The commonly held – and incorrect – belief that hair loss in women is uncommon can lead to women suffering from the condition to wonder if there is something seriously wrong.
In turn, this can lead to them taking quite some time to pluck up the courage to seek medical advice, and even longer to seek treatment.
A confidential consultation with our experienced team can provide the reassurance and confidence needed to take a positive step to remedy the situation.
Our links with leading academic and commercial hair research units mean that we are at the forefront of new developments and genuine techniques to help alleviate hair loss problems in women.
The difficulty in dealing with hair loss in women is that a number of conditions result in the same diffuse pattern, in which the hair over the top and crown of the head becomes thinner (occasionally, the temples will recede too). There is often some investigation needed to first isolate the true cause before deciding on a treatment.
How to diagnose your hair loss
If possible, the first person you should turn to is your GP and, depending on his or her findings, you may be referred to a dermatologist (skin specialist doctor), endocrinologist (hormone specialist doctor) or gynaecologist.
If you get referred to us, or you do not wish to see your GP about this, we will arrange for you to consult with our trichologist (hair and scalp specialist) and if indicated, one of our hair transplant doctors as well. We will need to take a detailed medical, drug and family history and conduct an examination of your hair and scalp.
It is most likely that you will need some blood tests: full blood count, glucose, serum ferritin (iron stores), thyroid hormones and, where relevant, gestational hormone levels amongst others. The treatment you require, whether medical, surgical or simply cosmetic, then depends on the identified cause of the hair loss.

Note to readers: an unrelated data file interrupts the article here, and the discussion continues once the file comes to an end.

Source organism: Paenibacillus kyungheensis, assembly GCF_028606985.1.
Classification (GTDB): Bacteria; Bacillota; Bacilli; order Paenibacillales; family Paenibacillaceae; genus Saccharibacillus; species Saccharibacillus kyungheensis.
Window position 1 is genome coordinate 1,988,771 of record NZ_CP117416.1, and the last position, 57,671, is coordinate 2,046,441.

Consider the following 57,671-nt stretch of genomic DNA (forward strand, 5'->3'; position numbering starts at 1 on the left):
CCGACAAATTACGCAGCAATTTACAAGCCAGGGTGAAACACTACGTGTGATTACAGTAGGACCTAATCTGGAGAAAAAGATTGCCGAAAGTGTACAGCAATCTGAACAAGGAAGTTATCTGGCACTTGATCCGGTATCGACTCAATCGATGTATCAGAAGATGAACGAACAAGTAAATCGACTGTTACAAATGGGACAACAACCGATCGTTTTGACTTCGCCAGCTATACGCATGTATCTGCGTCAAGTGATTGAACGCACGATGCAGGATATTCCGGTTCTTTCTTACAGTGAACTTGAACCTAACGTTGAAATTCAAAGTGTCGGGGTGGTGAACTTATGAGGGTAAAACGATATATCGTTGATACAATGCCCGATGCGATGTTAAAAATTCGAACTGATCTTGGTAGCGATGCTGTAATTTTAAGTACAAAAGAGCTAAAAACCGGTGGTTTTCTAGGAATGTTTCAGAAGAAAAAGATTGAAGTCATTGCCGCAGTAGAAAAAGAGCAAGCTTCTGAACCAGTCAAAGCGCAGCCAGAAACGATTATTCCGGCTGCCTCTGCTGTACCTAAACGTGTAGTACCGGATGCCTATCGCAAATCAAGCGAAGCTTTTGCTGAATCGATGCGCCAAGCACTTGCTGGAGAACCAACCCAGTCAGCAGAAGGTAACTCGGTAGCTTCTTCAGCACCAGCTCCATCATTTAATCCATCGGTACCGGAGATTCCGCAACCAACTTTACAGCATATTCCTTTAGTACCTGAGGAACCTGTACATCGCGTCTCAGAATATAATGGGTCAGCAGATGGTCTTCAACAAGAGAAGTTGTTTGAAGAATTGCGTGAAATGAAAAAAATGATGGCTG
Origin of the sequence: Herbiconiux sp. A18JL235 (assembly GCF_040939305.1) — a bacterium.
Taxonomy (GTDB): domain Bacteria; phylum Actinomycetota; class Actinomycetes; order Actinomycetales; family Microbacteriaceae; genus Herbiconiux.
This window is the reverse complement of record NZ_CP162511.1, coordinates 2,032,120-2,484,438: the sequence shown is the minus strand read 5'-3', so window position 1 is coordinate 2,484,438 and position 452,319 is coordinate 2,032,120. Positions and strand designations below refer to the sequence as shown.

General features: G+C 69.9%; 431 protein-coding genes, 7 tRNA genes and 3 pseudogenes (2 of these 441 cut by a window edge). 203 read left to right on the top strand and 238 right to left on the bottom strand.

In many cases where there is permanent hair loss and a sufficient area of normal hair growth, hair transplantation can be contemplated once any underlying problem has been treated.
Modern hair transplant techniques have introduced a new era in the treatment of hair loss for both men and women. Since we are usually dealing with women who are only thinning or who can conceal their loss, it is uncommon for anything to show after treatment. We shall, of course, advise you if we believe this not to be so in your case.
What happens next?
One very important aspect of your treatment is its planning. To this end, during your consultation, you will be taken through the pros and cons of the options open to you, so that you are in a position to make an informed choice.
Some women are more suited to surgical treatment than others (and some are not suitable candidates at all). We shall endeavour to give you as realistic a picture as possible of the type of result you can expect from your treatment, whether it be surgical or non-surgical.
Three types of female
Female pattern hair loss is the most common type of hair loss in women and is an inherited condition but hormonally more complex than its male counterpart. The hair loss is triggered by androgens (male hormones), so it may occur at anytime from puberty, but is most commonly seen after the menopause.
This is brought about by increasing levels of male hormone, which often occurs when levels of female hormone decrease, such as during the menopause.
In both men and women, the male hormone testosterone is converted to dihydrotestosterone (DHT) by the enzyme 5-alpha reductase.
DHT then proceeds to influence the susceptible hairs to fall or thin out. However, in women, it is thought that hair loss does not proceed as far as it does in men because women have only half the amount of 5-alpha reductase.
In addition, women have increased amounts of the enzyme aromatase. This converts male hormones into female hormones.
Hair transplantation and medical treatments could be of benefit with this condition.